Welcome to the first episode of Third Person Presents. This will be a special standalone podcast and sometimes article about games, news, events and more with the Third Person team. In this edition, editor Alex Marshall, video producer Craig Jay and Editor-in-Chief Colin Cummings talk about Arkane's Prey. Spoilers ahead!
You’ll see the word “subversive” pop up frequently while consuming criticism of Prey (2017) – typically referring to how the game rewards players attempts to subvert its mechanics. Want to kill this NPC? Sure, go for it. Want to use the GLOO cannon to circumvent all of these phantoms? By all means. Want to take an escape pod off the station at the first possible opportunity? Bon voyage. While all this is well and good, Prey’s real achievement is altogether subverting our notions of player agency. Released amidst a deluge of open-world games – filled with soulless avatars and weak narrative – Prey is a welcome shot in the arm for an industry that can’t seem to present players with decisions worth making.
While telling a compelling story about fatalism, morality, and what it means to be human, Prey manages to provide master-class in discovery-based play and exploration. It pushes the player to seek out new areas, and piece together personal details of random TranStar employees. This discovery-based play isn’t out of some rote expectation of reward in the form of experience points. Rather, the exploration is out of curiosity and instinctual self-preservation. I completed side-quests because I wanted to know more, not because there was a carrot being dangled at the end of a stick. I fiendishly read through employee emails and notes, listened to every audio-log I could find, and tried to piece together the complex social webs. All of this work, without the thought of reward. Even when the game decided to reward me for my diligence, it simply felt like a bonus.
Yet, despite my feverish 30-hour play through, I don’t think I’ll play Prey again.
I haven’t touched Prey since “beating it” a few days ago. I didn’t stop due to a lack of time or access. I simply haven’t felt compelled to re-enter and re-explore Talos-I. In a consumer-space obsessed with replayability and end-game content, this might seem like a criticism. However, I genuinely felt satisfied with a single play-through. Prey, in my opinion, is best consumed as a singular experience where the player lives with the consequences of their decisions and doesn’t quick-save/ quick-load their way out of every situation. Playing in such a way allows Prey’s systems to come to life in ways I could not have imagined. The idea that January – your guide through this nightmare scenario, and a character I thought indispensable – can be killed off, without resulting in a game over, is incredible. It’s truly a testament to the thought Arkane Austin put into this game. It’s also just one of many instances in which Prey subtly surprises you. Prey is at its best when the player seemingly throws a wrench into (read: subverts) the narrative. The game simply deals with it, and moves forward to its ultimately inevitable conclusion.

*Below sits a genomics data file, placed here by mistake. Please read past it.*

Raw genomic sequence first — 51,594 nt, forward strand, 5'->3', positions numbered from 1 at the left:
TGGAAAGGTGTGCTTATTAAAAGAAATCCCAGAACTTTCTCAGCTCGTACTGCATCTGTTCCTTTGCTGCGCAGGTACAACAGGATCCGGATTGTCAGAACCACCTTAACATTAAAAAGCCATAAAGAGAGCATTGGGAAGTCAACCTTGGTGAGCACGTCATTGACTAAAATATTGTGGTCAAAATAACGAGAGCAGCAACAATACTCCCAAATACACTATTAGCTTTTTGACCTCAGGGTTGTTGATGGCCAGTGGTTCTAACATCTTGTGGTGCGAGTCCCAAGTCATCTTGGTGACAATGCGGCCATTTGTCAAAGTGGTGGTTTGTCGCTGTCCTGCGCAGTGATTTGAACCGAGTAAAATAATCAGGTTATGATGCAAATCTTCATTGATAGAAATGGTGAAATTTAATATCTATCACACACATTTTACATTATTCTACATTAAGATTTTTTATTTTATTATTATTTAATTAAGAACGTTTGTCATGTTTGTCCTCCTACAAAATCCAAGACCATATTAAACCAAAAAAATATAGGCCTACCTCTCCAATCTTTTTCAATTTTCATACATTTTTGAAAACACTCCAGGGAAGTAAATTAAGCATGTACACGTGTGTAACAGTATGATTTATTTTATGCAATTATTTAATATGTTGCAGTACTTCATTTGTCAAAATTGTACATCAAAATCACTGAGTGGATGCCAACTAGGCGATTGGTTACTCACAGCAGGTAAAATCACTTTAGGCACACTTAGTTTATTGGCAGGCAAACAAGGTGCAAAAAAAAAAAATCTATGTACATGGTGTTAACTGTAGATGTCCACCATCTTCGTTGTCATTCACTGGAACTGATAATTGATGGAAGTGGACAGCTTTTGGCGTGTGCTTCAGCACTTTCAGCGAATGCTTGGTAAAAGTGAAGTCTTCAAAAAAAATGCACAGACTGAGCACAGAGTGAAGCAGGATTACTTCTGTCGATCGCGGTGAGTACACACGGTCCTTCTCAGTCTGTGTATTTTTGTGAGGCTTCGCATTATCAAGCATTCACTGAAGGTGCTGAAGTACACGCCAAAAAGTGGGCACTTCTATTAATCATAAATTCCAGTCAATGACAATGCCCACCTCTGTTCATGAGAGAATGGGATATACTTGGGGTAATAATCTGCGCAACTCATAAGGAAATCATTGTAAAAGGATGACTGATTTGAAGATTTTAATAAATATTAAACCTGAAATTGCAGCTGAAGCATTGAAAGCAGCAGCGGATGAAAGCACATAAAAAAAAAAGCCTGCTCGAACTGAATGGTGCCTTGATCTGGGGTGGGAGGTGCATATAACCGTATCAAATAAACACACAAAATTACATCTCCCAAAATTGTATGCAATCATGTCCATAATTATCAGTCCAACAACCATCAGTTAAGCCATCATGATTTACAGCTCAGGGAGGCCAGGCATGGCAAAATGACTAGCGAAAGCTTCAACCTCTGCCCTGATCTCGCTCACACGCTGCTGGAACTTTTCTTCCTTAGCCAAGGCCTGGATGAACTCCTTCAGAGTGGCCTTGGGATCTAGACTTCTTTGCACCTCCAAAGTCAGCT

Prey’s epilogue has been divisive. So it was all a simulation? A test within a test within a test, where the decisions I made regarding Talos I and its inhabitants provided the evidence for an Operator tribunal to decide my fate. Again, Prey’s real achievement is subverting the player’s notion of agency, and what they have come to expect from a narrative shooter where you get to make decisions. The game got me good. I felt tricked, and somewhat miffed that the decision to blow up or save Talos I was entirely inconsequential – that the time spent helping (or not helping) the characters you cross paths with had somehow been wasted. However, the more I think about it, the more impressed I am that Arkane decided to end the game on this note, and made me care in the first place. It’s a clever subversion of the “It’s not the destination, it’s the journey” trope. It’s a subtle rebuke of the weird inclination the industry and its consumers have towards “player choice” – as if to say that giving the player choices somehow better serves them than telling a meaningful story.
Prey is as close to Half-Life 3 as we’re ever going to get, a mute protagonist scientist with a starting melee weapon, fighting off Headcrabs, Mimics, Alien Slaves, Phantoms, and Barnacles Cystoid Nests. The similarities aren’t a bad thing. From Resident Evil, System Shock 2, Deus Ex, and Bioshock, the list goes on. I think it grabs what all these games do best, and relishes in them. The first hour is all I want from a game – the “everything is not what it seems” got me hooked. An unsuspecting simulation, an alien invasion, and it’s your job to find out what the hell is going on, and stop it.
The enemies in the first half of Prey are terrifying, with barely any weapons to begin with, besides the Gravity Gun GLOO Canon. The Mimics are jumpscare worthy, but as soon as you’re able to ‘scan’ potential Mimics in a room, camouflaging themselves as mugs or stools, it gets less intense. That is, until the Nightmares show up, and I end up running for my life. So, when it came to approaching new enemies it always felt refreshing. Finding yourself trying to decide how to approach each one, with whatever weapons and abilities you have at your disposal, was always challenging.
When talking to other players of this game, it was interesting to me that there are so many side missions and people to meet. It made me want to re-play the game, and potentially change my ending. One highlight for me was the Danielle Sho / Abby relationship, and the Chef mini-story. Finding clues, traps and audio transcribes enriched my whole experience of the game. With potential stories and relationships aboard this ship, I wanted to keep looking for more.